If we condone bullying behaviour, what does that make us? Matt Storey, partner at The White Storey, talks honourable behaviour and integrity.

 

How many times in your working life have you wanted to tell someone to go f*** themselves? We’ve all been there – experiencing every sinew and neurone screaming at us to take a stand. And yet we’ve stopped ourselves. Just in time.

For seemingly sound reasons: a continuing pay-check; an uninterrupted client contract; the prospect of promotion. Repeatedly, we grit our teeth.

But after years of taking as gospel the advice not to burn my bridges, I’ve come to believe the price of prudence isn’t always worth paying. Sometimes speaking out is the healthiest thing you can do. There are people trapped in fear all over the place, while unscrupulous bullies take what they want. Because they believe they can.

This occurs at all levels of corporate hierarchy. Years ago, working as a supplier to a £100,000 pa client, it became clear that the owners were preparing to sell the business. A hatchet man was employed to cut costs and maximise income.

Predictably, suppliers were being squeezed to the bone, but that was just the start. Thumbscrews were being applied throughout the business that included ousting some of the original senior executives. I always remember one little Hitler publicly belittling a director, who happened to be a good friend as well as one of our original client contacts.

When our own chairman heard about this, he unleashed some choice invective and told me to email everyone I knew in the client company (in order to avoid any spin) telling them we’d service all the existing business on our system but would not be accepting any future work from them.

The image of my finger hovering above the mouse and the subsequent wince as I pressed “send” has stayed with me to this day. The response was swift and explosive. And, needless to say, we never worked for them again. But we didn’t regret it. Other companies congratulated us for taking a stand and we did, in later years, work again for our client contact.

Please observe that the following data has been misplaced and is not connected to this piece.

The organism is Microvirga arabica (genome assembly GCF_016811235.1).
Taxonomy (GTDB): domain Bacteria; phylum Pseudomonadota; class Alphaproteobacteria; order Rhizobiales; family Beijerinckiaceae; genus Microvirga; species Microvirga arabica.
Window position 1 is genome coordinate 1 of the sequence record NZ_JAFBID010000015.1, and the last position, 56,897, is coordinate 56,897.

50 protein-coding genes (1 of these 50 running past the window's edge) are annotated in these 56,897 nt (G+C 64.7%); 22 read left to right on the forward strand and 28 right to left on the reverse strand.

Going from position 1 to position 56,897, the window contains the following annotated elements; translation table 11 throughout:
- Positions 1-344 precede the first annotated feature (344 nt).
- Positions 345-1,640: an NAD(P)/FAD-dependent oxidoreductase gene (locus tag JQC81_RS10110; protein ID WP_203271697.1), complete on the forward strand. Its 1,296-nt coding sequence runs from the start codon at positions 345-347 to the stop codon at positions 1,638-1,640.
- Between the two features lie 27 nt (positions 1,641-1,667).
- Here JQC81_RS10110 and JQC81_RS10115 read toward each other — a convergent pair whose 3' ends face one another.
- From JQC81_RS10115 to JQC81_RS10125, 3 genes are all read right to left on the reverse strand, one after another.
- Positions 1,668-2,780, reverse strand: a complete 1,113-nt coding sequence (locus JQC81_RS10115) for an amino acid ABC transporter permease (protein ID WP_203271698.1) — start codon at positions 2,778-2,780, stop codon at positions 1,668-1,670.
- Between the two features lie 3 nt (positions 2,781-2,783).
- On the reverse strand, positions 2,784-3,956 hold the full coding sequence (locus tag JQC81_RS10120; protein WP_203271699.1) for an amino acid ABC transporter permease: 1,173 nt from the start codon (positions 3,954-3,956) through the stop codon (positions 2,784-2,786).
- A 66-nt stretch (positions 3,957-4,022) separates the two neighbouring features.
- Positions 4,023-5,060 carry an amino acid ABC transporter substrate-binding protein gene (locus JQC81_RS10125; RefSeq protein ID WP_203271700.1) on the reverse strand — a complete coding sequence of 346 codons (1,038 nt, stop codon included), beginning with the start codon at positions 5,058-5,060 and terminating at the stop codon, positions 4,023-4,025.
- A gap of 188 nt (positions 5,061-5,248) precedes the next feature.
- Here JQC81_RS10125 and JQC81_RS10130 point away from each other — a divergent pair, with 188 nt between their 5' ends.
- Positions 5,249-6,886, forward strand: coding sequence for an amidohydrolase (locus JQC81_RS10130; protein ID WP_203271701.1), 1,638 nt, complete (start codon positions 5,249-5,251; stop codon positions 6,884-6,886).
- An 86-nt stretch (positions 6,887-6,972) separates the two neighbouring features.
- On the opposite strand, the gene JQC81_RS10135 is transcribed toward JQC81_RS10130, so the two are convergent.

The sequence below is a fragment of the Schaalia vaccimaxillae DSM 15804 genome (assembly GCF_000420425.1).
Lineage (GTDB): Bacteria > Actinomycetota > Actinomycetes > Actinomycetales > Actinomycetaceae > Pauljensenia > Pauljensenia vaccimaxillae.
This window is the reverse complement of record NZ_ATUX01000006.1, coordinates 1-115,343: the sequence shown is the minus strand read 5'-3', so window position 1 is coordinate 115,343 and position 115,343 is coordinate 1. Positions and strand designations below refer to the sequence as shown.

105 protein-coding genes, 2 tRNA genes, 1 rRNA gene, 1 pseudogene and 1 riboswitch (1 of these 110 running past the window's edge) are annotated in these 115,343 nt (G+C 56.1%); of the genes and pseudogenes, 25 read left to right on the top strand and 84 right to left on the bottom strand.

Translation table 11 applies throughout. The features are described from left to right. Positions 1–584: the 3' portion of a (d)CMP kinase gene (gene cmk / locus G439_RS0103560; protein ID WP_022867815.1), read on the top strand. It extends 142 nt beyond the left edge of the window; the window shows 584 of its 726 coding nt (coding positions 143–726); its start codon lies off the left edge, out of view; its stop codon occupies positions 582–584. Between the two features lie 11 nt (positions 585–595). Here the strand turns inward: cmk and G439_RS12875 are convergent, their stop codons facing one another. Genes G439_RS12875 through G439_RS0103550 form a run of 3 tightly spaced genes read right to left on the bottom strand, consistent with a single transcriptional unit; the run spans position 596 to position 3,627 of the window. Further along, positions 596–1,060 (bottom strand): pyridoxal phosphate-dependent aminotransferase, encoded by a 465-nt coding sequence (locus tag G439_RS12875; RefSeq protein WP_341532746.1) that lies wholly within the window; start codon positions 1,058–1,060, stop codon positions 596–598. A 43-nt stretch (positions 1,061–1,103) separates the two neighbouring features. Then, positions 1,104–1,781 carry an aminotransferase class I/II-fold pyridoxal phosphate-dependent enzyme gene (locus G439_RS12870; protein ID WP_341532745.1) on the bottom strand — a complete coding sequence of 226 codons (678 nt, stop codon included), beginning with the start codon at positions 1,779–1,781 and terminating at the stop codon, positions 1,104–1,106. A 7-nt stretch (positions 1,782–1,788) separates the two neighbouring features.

So yes, the consequences of speaking our truth are that we may one day face the choice of having to grovel or lose a contract. Or miss out on a new job, when we discover the gatekeeper is someone we insulted in the past.

It’s probably a by-product of getting older, but I’ve reached the point in life where I’ve seen it all before and I’m not prepared to sacrifice my own integrity to fuel someone else’s greed or ego.

Once I fired someone and refused to give them a reference. Why would I say their time with us had been a positive experience, when they’d been a cheating scumbag?  I’ve also left companies where I believed that wrong was being done. Whether it’s to individuals or to businesses, we should all behave honourably.

You get more satisfaction from telling the truth because you simply don’t care about those people walking around on the planet who don’t like you. Frankly, you wouldn’t want to work with them anyway.

Which is not to say it’s a decision to take lightly. The events industry is a village. Stay in it long enough and you’ll have crossed paths with, worked with or sat on a committee with an awful lot of its inhabitants. And your reputation may well reach the few you haven’t directly touched, so think about what you want to be known for.

But if we condone cheating or bullying corporate behaviours, what does that make us?

Go on: Burn a bridge – I dare you!